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April 15, 2007

"data-mining" financial aid records

I visited Penn State over the weekend to speak. A more interesting speaker than I was Laura McGann. She is now a professional reporter, but last year, as a journalism student, she broke the story that the US Department of Education had shared information about student loans with the FBI. Through a program code-named "Strikeback," the Bureau searched for "anomalies" in loan applications that might indicate terrorist activities. As McGann tells the story, the government lied to her on several occasions to try to keep the program secret. As soon as she succeeded in proving that "Strikeback" existed, the government closed it down. Officials may have ended the program out of embarrassment, to avoid legal scrutiny--or possibly because it would do no good to analyze loan applications once Strikeback had been revealed.

McGann is a great example of a dogged, smart, courageous, "civically engaged" student who made a difference with her work. And I have grave misgivings about the secret program that she uncovered. Mixing law enforcement with education and financial aid should ring alarm bells.

However, all the people who asked questions or made comments after McGann's talk treated "Strikeback" as a terrible scandal. I'm not quite so sure.

I can see how "mining" loan applications might actually be a useful tool for national security purposes. It would be good to know, for example, if a bunch of students who were already under some degree of suspicion all sought financial aid to attend flight schools. We could debate whether one has a reasonable expectation of privacy when disclosing information to the government, whether data-mining could have a "chilling effect" on free expression and association (even if Strikeback were kept completely secret), and what degree of individualized suspicion the government must have before it can look at a record.

To me, the main question is whether the Department of Education acted according to the terms of existing law, because governmental lawlessness is deeply troubling--and that's what we saw when the Bush Administration bypassed the FISA court to intercept messages without warrants. I'm no expert on the Family Educational Rights and Privacy Act (FERPA), but it appears a bit ambiguous whether law enforcement agencies need subpoenas to obtain financial aid records. The law allows information to be shared, "subject to regulations of the Secretary, in connection with an emergency, [with] appropriate persons if the knowledge of such information is necessary to protect the health or safety of the student or other persons." That seems like a narrow loophole that might allow information to be shared after 9/11, albeit with a fairly tendentious definition of an "emergency."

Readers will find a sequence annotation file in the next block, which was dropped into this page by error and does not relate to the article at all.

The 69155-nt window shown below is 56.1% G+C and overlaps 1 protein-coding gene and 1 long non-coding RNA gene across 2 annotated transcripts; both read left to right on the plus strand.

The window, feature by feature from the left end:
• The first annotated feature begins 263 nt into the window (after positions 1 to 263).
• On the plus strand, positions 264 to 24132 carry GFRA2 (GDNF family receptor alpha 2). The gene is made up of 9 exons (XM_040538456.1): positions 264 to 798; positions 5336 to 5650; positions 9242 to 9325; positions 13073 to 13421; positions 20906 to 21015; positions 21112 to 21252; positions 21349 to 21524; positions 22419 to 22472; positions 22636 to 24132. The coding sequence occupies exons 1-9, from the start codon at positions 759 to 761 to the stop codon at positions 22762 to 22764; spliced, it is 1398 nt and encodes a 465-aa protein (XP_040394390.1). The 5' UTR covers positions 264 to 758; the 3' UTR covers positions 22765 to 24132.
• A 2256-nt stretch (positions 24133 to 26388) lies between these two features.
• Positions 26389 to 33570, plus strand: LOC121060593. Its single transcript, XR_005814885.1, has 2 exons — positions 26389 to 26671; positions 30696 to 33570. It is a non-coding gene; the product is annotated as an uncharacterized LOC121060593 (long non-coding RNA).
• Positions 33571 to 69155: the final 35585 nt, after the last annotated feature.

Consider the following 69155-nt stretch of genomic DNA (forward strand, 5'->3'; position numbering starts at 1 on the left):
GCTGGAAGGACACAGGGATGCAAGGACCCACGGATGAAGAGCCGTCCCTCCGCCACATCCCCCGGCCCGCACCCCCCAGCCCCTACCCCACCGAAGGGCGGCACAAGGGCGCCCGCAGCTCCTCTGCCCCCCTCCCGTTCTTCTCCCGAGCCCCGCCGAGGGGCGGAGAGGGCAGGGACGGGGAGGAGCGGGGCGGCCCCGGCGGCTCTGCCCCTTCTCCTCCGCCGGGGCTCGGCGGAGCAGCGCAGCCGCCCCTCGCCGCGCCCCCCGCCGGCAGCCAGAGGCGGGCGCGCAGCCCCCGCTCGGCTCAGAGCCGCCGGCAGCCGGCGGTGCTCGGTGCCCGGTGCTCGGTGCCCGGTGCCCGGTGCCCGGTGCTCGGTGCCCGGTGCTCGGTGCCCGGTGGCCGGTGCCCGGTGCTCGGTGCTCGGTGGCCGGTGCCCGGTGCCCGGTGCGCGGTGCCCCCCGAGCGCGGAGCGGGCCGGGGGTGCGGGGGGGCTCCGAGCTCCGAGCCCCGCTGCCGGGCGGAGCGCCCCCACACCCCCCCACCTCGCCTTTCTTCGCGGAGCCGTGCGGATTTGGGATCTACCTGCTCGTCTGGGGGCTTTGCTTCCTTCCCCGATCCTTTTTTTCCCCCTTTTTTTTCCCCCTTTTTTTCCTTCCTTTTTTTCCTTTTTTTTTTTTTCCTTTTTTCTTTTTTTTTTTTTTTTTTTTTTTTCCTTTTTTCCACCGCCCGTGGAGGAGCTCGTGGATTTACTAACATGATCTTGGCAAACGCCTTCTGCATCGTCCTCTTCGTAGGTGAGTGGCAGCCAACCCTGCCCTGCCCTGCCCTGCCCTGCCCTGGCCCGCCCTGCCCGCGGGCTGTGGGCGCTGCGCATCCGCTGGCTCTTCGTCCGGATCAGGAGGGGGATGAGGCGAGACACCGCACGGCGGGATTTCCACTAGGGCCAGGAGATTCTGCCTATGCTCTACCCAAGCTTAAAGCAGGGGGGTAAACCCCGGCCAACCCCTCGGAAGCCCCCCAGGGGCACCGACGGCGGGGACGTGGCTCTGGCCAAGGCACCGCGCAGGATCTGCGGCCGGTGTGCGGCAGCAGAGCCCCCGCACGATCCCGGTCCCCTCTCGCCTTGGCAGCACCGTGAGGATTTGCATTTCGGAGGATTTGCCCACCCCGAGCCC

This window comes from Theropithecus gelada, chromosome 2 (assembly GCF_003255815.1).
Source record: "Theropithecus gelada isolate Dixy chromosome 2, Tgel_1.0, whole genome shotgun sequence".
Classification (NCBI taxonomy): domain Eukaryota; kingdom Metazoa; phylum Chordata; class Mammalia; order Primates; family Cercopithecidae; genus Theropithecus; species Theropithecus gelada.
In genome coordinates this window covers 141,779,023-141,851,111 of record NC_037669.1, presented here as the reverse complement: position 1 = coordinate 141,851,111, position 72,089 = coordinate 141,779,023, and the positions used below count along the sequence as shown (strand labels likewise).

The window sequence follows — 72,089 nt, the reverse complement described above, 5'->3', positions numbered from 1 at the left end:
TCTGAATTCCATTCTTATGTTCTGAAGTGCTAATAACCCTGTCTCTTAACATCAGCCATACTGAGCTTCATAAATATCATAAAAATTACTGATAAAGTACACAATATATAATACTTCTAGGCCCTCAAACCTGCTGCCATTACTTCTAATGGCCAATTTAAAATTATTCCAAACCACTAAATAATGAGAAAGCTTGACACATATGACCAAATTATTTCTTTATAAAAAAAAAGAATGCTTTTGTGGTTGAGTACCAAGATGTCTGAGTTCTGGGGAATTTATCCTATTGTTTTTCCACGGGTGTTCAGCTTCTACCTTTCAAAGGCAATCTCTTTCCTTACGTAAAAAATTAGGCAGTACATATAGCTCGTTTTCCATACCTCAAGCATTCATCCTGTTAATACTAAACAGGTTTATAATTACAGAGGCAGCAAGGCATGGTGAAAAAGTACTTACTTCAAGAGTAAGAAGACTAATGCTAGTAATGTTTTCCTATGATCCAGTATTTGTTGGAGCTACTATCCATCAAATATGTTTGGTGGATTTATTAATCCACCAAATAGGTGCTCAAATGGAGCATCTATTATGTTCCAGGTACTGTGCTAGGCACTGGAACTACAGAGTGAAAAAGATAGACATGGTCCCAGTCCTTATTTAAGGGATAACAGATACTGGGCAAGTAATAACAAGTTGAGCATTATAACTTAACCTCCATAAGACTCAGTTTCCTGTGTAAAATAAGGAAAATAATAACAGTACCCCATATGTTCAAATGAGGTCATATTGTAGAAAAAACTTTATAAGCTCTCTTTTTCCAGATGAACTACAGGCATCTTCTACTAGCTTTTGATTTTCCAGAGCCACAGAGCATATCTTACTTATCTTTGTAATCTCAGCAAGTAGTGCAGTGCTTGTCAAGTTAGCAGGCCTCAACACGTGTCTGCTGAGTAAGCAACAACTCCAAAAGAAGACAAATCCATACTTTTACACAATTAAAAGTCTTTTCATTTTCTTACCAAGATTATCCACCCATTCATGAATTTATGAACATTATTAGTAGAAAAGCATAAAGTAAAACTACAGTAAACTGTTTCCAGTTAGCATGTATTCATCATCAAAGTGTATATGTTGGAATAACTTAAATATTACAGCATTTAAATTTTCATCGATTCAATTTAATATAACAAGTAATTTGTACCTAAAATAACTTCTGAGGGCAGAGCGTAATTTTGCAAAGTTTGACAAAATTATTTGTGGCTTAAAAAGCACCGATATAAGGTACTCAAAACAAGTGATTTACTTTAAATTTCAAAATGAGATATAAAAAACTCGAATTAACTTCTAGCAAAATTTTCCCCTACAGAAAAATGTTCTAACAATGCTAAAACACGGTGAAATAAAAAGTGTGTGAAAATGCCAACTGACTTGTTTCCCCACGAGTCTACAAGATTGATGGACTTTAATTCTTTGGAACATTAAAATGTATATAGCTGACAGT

In any case, I returned to Washington on Sunday to read that private lending companies are "mining" the same database, the National Student Loan Data System, for commercial prospects. The Department of Education apparently opposes this misuse of its data and may shut down the whole database to block it. Coincidentally, a member of my family received an invitation to participate in a federal medical study. The government could only know that she was eligible for the study if they had access to her medical records or records of her over-the-counter drugstore purchases. And indeed, the government's mailing said, "Names and addresses were obtained from a consumer information database."

All of which makes me think that our most serious problem may be the commercial use of private data, not data-mining by the FBI.

April 15, 2007 2:31 PM | category: none


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